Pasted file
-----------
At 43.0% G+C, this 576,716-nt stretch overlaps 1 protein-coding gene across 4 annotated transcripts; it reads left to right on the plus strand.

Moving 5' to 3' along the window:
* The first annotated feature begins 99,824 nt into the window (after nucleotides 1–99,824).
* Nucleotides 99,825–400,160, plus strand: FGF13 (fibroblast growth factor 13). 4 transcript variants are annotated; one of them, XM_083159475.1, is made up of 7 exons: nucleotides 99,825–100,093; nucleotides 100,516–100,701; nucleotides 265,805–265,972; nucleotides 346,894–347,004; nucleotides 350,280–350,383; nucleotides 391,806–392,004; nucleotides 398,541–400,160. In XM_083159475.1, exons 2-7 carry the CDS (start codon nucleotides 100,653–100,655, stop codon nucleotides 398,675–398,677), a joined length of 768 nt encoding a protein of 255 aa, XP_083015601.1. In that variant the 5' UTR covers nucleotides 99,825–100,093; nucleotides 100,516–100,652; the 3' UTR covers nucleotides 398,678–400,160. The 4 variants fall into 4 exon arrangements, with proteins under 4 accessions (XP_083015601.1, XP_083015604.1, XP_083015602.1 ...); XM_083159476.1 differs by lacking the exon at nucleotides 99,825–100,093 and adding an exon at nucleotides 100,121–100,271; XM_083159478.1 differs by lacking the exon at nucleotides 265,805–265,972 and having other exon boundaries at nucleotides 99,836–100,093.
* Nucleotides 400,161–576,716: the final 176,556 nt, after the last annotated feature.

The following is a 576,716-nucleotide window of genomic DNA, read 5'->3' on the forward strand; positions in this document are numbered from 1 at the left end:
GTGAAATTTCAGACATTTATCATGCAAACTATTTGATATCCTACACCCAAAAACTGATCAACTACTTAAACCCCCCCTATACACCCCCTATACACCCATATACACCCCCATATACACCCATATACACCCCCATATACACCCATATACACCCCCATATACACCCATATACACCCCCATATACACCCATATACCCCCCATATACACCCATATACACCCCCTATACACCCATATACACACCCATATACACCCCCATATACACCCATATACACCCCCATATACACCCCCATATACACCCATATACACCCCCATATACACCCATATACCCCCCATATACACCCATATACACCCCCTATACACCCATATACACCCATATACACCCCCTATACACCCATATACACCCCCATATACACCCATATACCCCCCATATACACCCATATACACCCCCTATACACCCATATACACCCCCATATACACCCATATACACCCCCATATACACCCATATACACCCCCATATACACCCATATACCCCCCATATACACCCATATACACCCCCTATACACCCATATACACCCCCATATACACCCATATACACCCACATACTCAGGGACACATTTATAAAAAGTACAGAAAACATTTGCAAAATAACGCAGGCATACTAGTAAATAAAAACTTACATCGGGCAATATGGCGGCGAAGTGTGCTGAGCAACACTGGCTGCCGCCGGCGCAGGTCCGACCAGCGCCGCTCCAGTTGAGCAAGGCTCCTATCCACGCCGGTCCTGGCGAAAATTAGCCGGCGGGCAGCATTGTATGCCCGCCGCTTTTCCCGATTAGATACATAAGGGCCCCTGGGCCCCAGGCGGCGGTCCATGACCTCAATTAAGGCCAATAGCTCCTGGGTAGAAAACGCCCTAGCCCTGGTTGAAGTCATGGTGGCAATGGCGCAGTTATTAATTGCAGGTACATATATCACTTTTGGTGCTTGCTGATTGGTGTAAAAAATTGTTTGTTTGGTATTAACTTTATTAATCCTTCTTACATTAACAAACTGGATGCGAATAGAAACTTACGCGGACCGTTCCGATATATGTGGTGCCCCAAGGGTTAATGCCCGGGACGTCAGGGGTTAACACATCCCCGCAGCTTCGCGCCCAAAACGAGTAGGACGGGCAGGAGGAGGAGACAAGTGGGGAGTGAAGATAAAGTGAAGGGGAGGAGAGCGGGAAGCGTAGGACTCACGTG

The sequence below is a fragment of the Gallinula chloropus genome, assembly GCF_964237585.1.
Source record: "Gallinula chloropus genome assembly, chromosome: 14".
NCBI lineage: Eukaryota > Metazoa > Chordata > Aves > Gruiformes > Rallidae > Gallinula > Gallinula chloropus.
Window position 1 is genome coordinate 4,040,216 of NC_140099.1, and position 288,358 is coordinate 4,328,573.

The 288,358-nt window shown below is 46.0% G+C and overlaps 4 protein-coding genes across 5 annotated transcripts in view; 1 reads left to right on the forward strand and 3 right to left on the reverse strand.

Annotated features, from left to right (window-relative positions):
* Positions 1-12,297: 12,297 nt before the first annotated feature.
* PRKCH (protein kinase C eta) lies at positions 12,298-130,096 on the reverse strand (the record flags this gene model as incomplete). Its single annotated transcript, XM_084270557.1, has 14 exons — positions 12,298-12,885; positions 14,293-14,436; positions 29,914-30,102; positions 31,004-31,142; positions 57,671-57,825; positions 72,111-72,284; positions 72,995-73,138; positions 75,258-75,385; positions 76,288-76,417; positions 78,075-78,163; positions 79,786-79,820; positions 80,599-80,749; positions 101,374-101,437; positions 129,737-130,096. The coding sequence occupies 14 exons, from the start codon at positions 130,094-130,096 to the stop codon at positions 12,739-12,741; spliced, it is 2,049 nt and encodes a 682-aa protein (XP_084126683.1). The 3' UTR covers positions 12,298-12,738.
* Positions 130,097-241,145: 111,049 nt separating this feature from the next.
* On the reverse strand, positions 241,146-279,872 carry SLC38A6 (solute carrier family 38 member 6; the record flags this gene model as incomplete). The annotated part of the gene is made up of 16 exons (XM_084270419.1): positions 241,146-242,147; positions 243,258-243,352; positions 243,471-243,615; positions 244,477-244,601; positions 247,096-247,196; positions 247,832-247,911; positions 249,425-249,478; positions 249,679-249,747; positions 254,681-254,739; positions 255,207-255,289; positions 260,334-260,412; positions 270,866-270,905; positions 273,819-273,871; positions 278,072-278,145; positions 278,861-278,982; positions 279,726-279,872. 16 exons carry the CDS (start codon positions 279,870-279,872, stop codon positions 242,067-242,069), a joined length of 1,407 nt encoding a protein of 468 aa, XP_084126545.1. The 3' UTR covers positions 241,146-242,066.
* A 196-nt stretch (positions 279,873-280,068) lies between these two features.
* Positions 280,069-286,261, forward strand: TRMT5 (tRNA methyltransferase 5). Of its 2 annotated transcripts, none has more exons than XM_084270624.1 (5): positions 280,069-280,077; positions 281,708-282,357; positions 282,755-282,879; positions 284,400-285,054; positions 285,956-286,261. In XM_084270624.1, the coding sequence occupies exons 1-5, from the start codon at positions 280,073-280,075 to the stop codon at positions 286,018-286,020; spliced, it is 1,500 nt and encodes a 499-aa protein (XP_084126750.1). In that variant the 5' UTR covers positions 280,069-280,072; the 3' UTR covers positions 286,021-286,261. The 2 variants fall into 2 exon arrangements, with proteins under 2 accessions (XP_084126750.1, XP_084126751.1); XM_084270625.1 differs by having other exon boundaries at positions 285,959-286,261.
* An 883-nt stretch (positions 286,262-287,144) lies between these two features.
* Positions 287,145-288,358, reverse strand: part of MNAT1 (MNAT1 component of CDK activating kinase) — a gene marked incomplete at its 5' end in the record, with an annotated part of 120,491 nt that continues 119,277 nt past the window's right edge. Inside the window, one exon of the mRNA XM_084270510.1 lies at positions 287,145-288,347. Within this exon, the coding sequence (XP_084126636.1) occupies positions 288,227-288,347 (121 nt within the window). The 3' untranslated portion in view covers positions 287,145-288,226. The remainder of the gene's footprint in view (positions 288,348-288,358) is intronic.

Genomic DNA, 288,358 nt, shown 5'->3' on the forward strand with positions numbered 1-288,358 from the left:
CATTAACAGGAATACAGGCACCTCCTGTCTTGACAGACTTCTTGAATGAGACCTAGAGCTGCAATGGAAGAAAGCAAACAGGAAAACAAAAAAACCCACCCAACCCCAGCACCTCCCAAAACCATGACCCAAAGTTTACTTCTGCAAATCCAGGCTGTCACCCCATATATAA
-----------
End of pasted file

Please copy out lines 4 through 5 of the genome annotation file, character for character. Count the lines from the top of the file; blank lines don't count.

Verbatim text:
* Nucleotides 99,825–400,160, plus strand: FGF13 (fibroblast growth factor 13). 4 transcript variants are annotated; one of them, XM_083159475.1, is made up of 7 exons: nucleotides 99,825–100,093; nucleotides 100,516–100,701; nucleotides 265,805–265,972; nucleotides 346,894–347,004; nucleotides 350,280–350,383; nucleotides 391,806–392,004; nucleotides 398,541–400,160. In XM_083159475.1, exons 2-7 carry the CDS (start codon nucleotides 100,653–100,655, stop codon nucleotides 398,675–398,677), a joined length of 768 nt encoding a protein of 255 aa, XP_083015601.1. In that variant the 5' UTR covers nucleotides 99,825–100,093; nucleotides 100,516–100,652; the 3' UTR covers nucleotides 398,678–400,160. The 4 variants fall into 4 exon arrangements, with proteins under 4 accessions (XP_083015601.1, XP_083015604.1, XP_083015602.1 ...); XM_083159476.1 differs by lacking the exon at nucleotides 99,825–100,093 and adding an exon at nucleotides 100,121–100,271; XM_083159478.1 differs by lacking the exon at nucleotides 265,805–265,972 and having other exon boundaries at nucleotides 99,836–100,093.
* Nucleotides 400,161–576,716: the final 176,556 nt, after the last annotated feature.